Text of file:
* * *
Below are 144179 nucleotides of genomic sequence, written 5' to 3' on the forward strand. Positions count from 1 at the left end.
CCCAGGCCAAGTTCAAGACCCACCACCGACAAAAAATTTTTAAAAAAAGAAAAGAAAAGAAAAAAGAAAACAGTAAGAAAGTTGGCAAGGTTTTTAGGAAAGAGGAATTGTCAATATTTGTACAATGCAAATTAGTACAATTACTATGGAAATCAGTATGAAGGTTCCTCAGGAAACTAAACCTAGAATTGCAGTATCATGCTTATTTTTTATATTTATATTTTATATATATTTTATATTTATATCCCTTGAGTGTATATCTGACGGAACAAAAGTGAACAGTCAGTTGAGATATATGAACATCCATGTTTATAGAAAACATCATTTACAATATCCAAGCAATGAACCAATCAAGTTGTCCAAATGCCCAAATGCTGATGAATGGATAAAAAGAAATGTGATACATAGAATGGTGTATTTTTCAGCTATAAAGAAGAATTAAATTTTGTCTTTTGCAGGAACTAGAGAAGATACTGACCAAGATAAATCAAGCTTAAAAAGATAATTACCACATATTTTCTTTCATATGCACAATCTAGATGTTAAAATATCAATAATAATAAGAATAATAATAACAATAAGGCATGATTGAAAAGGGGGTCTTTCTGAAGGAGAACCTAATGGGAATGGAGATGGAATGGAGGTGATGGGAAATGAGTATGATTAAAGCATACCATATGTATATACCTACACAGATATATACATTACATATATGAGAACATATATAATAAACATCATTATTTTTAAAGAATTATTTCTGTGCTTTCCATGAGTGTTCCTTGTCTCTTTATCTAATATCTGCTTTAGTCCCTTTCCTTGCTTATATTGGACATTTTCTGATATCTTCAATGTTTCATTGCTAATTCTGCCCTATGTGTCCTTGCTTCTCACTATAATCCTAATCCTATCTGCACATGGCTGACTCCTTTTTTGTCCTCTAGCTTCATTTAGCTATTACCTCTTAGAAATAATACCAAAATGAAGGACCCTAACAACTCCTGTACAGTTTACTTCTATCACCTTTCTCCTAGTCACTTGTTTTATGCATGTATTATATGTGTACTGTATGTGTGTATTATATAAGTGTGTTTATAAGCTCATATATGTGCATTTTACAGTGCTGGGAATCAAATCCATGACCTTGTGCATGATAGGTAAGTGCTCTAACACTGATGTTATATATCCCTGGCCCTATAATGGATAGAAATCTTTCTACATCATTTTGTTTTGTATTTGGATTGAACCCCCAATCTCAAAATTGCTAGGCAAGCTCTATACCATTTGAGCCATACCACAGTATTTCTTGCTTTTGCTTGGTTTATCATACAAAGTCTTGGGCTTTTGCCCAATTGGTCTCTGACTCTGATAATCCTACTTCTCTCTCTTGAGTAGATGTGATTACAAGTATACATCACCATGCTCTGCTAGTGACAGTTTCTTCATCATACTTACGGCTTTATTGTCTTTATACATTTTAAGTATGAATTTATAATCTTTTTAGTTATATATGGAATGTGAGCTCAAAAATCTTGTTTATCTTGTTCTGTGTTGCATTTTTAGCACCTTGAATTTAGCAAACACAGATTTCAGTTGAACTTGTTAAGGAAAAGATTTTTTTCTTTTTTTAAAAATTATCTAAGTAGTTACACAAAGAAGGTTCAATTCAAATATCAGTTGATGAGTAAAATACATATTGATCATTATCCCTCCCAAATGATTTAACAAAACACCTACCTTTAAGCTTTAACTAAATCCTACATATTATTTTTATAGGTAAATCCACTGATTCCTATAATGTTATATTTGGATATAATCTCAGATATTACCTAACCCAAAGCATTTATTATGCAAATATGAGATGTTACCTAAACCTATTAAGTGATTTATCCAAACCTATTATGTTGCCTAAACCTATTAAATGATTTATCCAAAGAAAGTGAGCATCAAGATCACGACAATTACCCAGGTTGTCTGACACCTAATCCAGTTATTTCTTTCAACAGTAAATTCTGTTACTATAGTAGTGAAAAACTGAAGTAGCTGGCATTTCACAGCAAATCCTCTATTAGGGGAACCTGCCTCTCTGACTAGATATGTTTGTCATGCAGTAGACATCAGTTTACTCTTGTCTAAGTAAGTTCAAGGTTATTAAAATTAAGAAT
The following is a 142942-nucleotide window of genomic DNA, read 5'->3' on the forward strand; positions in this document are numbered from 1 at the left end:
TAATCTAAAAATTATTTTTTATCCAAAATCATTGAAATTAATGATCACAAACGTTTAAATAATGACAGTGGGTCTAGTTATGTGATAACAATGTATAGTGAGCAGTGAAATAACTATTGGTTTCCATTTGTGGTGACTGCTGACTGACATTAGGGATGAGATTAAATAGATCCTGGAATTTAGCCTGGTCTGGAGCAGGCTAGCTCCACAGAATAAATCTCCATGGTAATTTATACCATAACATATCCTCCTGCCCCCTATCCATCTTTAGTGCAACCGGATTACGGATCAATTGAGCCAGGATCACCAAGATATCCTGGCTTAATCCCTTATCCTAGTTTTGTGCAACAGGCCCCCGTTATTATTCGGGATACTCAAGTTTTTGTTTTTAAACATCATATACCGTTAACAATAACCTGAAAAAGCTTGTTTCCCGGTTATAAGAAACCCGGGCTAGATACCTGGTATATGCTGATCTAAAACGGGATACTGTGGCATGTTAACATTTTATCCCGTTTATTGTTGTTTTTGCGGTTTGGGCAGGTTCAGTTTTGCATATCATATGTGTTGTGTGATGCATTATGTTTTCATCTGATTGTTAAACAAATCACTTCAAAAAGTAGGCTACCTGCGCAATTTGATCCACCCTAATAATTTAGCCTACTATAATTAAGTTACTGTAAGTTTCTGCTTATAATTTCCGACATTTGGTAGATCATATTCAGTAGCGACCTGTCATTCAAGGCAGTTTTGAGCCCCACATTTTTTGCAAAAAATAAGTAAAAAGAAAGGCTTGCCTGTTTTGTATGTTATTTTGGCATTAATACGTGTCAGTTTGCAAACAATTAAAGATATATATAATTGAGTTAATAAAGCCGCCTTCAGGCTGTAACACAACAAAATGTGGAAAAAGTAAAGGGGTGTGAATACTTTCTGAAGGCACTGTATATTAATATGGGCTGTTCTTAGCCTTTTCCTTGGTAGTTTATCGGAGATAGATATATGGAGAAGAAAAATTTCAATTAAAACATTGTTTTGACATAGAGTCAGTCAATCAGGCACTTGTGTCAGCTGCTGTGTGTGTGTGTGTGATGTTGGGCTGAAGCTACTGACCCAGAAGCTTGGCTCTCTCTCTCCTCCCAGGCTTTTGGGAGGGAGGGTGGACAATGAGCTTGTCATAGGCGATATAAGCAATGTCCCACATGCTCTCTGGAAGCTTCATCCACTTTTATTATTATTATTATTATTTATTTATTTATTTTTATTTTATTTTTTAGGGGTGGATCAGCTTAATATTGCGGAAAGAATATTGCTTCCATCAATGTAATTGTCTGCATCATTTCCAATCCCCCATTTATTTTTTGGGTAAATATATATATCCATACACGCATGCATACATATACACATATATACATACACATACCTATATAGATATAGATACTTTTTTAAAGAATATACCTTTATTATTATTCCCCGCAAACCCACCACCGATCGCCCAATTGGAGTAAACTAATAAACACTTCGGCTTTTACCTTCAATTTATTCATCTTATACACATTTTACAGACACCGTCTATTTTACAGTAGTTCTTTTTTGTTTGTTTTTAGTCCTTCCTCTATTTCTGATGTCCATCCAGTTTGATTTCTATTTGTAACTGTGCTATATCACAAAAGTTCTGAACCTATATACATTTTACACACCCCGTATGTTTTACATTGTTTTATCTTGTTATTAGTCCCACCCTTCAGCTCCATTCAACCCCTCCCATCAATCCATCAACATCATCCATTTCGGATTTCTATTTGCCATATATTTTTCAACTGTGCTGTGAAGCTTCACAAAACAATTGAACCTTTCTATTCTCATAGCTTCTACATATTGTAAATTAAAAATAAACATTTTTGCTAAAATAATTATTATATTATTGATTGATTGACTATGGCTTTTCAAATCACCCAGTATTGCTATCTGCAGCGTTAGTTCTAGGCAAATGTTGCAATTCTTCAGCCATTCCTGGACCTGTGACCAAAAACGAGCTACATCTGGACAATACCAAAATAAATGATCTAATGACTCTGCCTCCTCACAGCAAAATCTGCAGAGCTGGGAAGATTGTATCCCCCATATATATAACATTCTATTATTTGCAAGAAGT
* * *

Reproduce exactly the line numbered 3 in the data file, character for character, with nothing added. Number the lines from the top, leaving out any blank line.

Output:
The following is a 142942-nucleotide window of genomic DNA, read 5'->3' on the forward strand; positions in this document are numbered from 1 at the left end: